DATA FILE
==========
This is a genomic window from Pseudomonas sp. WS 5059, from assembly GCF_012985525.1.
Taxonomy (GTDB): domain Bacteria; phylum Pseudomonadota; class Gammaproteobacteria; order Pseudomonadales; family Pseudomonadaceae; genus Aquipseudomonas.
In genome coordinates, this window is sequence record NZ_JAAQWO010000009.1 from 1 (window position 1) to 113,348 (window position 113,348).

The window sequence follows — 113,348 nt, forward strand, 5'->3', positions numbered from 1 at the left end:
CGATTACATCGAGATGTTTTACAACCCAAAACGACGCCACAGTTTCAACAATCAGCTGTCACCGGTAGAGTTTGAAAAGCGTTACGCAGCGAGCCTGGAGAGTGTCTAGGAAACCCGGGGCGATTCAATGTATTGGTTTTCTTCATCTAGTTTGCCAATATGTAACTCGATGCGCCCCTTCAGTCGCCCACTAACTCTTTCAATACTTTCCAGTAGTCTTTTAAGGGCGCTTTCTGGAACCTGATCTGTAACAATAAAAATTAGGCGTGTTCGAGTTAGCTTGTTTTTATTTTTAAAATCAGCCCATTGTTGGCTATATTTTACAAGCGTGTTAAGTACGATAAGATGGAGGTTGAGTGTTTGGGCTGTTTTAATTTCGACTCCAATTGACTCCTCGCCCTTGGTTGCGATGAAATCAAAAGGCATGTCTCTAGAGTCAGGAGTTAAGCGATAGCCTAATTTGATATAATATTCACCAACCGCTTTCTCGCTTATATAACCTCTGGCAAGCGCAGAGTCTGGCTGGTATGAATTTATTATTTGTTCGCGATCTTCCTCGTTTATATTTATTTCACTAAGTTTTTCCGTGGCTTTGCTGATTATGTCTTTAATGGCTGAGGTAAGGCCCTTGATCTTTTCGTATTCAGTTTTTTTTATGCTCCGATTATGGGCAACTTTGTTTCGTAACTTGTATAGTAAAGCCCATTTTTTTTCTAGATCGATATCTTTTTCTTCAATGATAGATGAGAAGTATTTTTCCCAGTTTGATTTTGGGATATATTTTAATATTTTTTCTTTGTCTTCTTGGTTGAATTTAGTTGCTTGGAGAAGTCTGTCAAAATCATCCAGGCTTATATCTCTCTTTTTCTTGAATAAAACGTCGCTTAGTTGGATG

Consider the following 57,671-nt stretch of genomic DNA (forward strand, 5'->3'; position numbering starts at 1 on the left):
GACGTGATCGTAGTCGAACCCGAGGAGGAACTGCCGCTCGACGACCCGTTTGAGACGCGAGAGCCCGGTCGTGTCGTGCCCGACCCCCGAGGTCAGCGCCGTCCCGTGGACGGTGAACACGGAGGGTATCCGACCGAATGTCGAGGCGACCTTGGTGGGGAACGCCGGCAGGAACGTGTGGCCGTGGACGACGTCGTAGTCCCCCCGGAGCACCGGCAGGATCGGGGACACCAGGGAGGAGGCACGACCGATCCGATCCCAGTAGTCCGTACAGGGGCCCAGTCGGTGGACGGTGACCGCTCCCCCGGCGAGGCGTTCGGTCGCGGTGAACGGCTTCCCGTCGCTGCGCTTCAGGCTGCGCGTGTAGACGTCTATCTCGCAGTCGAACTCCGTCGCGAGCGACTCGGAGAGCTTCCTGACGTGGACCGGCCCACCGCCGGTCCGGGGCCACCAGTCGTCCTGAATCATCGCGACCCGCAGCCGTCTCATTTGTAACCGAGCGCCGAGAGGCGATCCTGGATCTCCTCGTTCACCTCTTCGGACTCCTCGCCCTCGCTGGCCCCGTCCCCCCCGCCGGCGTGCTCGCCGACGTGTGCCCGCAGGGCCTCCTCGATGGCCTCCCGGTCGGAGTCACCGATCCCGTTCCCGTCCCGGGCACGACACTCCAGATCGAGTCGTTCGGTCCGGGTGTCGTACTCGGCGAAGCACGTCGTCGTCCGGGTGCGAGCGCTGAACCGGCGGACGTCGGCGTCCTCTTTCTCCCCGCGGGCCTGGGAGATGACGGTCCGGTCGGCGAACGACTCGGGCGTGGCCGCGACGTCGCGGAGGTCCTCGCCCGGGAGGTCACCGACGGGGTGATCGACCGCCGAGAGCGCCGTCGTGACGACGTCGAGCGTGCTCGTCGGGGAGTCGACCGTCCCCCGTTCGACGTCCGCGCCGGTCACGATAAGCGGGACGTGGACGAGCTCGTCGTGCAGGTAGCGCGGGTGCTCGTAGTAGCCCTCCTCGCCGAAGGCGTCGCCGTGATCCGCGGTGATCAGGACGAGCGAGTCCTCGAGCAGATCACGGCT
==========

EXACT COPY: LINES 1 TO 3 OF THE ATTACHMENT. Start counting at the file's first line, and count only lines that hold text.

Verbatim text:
This is a genomic window from Pseudomonas sp. WS 5059, from assembly GCF_012985525.1.
Taxonomy (GTDB): domain Bacteria; phylum Pseudomonadota; class Gammaproteobacteria; order Pseudomonadales; family Pseudomonadaceae; genus Aquipseudomonas.
In genome coordinates, this window is sequence record NZ_JAAQWO010000009.1 from 1 (window position 1) to 113,348 (window position 113,348).